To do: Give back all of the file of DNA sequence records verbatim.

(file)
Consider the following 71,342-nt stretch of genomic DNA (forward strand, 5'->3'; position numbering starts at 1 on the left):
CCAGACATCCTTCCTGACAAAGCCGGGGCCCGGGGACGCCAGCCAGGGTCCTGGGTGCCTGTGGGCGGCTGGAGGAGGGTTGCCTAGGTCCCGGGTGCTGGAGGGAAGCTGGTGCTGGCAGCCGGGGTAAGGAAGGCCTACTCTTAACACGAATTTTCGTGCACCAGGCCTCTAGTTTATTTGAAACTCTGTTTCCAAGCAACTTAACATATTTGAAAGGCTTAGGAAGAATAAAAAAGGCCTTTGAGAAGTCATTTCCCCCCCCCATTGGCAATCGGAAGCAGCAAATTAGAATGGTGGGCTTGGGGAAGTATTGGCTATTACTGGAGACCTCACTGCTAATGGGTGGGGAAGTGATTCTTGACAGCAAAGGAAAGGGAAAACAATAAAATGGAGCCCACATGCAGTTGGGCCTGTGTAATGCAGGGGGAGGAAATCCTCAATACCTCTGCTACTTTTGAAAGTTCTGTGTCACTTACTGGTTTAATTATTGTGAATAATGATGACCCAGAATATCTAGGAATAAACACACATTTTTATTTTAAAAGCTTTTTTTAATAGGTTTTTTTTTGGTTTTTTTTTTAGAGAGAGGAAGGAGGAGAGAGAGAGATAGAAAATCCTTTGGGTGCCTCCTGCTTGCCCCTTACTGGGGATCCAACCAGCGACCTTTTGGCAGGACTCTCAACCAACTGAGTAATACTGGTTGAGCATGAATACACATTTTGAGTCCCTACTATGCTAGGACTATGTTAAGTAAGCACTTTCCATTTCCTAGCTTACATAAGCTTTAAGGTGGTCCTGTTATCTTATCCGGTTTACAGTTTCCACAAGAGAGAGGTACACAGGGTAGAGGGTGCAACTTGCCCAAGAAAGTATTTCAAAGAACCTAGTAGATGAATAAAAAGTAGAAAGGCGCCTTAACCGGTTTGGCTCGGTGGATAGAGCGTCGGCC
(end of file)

Consider the following 71,342-nt stretch of genomic DNA (forward strand, 5'->3'; position numbering starts at 1 on the left):
CCAGACATCCTTCCTGACAAAGCCGGGGCCCGGGGACGCCAGCCAGGGTCCTGGGTGCCTGTGGGCGGCTGGAGGAGGGTTGCCTAGGTCCCGGGTGCTGGAGGGAAGCTGGTGCTGGCAGCCGGGGTAAGGAAGGCCTACTCTTAACACGAATTTTCGTGCACCAGGCCTCTAGTTTATTTGAAACTCTGTTTCCAAGCAACTTAACATATTTGAAAGGCTTAGGAAGAATAAAAAAGGCCTTTGAGAAGTCATTTCCCCCCCCCATTGGCAATCGGAAGCAGCAAATTAGAATGGTGGGCTTGGGGAAGTATTGGCTATTACTGGAGACCTCACTGCTAATGGGTGGGGAAGTGATTCTTGACAGCAAAGGAAAGGGAAAACAATAAAATGGAGCCCACATGCAGTTGGGCCTGTGTAATGCAGGGGGAGGAAATCCTCAATACCTCTGCTACTTTTGAAAGTTCTGTGTCACTTACTGGTTTAATTATTGTGAATAATGATGACCCAGAATATCTAGGAATAAACACACATTTTTATTTTAAAAGCTTTTTTTAATAGGTTTTTTTTTGGTTTTTTTTTTAGAGAGAGGAAGGAGGAGAGAGAGAGATAGAAAATCCTTTGGGTGCCTCCTGCTTGCCCCTTACTGGGGATCCAACCAGCGACCTTTTGGCAGGACTCTCAACCAACTGAGTAATACTGGTTGAGCATGAATACACATTTTGAGTCCCTACTATGCTAGGACTATGTTAAGTAAGCACTTTCCATTTCCTAGCTTACATAAGCTTTAAGGTGGTCCTGTTATCTTATCCGGTTTACAGTTTCCACAAGAGAGAGGTACACAGGGTAGAGGGTGCAACTTGCCCAAGAAAGTATTTCAAAGAACCTAGTAGATGAATAAAAAGTAGAAAGGCGCCTTAACCGGTTTGGCTCGGTGGATAGAGCGTCGGCC